Posted on Wednesday, November 27, 2002 - 06:03 pm:
My mare has had four pregnancies using frozen semen. The last of those was an embryo transfer. When we prepared to do another embryo transfer last year, again with frozen semen, she had an allergic reaction to the extender. There was so much fluid accumulation in her uterus that she couldn't get pregnant. We tried twice with the same reaction. Subsequently, she took with cooled semen and we got a successful transfer. Has there been much research into using different types of extender or what can be done to help a mare with this type of reaction get in foal?
Posted on Friday, November 29, 2002 - 06:34 am:
Research has shown that a "reaction" such as you describe (which is actually an over-production of a natural response seen to some extent with any breeding method - live cover, cooled semen or frozen semen) is not as a result of the extender, but rather the sperm that have been destroyed (the technical term is "lyced") during the freezing/thawing process. Unless a different extender is used which results in fewer damaged/destroyed sperm, changing extender is unlikely to make any difference.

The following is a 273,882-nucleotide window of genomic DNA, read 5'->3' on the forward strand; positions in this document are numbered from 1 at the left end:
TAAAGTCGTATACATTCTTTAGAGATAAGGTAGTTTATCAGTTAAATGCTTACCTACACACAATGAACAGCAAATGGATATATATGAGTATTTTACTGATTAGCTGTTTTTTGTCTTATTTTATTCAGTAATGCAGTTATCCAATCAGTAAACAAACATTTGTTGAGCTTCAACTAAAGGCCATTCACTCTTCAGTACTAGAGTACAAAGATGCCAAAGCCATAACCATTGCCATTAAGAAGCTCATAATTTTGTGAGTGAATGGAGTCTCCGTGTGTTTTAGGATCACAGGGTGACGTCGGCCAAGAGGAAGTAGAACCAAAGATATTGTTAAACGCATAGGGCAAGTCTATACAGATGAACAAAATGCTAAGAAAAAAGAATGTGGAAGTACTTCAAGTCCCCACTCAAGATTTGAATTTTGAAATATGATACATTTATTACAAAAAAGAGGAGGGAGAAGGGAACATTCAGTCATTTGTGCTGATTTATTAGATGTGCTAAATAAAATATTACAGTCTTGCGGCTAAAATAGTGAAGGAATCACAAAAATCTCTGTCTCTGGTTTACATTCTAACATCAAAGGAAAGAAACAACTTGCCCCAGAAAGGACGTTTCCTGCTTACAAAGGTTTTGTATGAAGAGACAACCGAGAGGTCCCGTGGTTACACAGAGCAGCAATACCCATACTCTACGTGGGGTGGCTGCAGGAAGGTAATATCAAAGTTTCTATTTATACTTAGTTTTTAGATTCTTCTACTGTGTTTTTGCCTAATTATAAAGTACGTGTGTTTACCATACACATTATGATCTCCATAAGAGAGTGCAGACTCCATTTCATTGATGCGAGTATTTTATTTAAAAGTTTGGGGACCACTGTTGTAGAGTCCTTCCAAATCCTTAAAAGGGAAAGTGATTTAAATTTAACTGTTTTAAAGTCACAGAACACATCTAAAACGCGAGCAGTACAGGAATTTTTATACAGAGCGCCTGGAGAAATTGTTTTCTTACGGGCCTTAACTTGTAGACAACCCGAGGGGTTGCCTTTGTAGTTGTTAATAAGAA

There are however other techniques that can be used to assist in a reduction and clearance of this post-breeding inflammatory response:
Post breeding treatment with oxytocin at 4 hours after the insemination, and then the treatment being repeated every 6 hours until as much as 3 and a half days after ovulation (there is an article in the articles section of the web site that details this treatment); inta-uterine lavage with a saline solution to clear the retained fluid (this should be coupled with the oxytocin treatment if you perform the lavage); insemination with a small (+/- 5 ml) volume of seminal plasma at the same time as semen insemination (seminal plasma has a "quitening" effect on the uterus); reduction of the insemination dose volume and sperm number, with the insemination taking place at the utero-tubule junction (this is more complex, and will require an equine reproduction expert to perform).
It is also worth considering that there may be a tendency in this mare to have a problem with "delayed uterine clearance", so keep a close eye on her with any form of breeing in the future, and be prepared to use the oxytocin protocol if this appears to be a problem.
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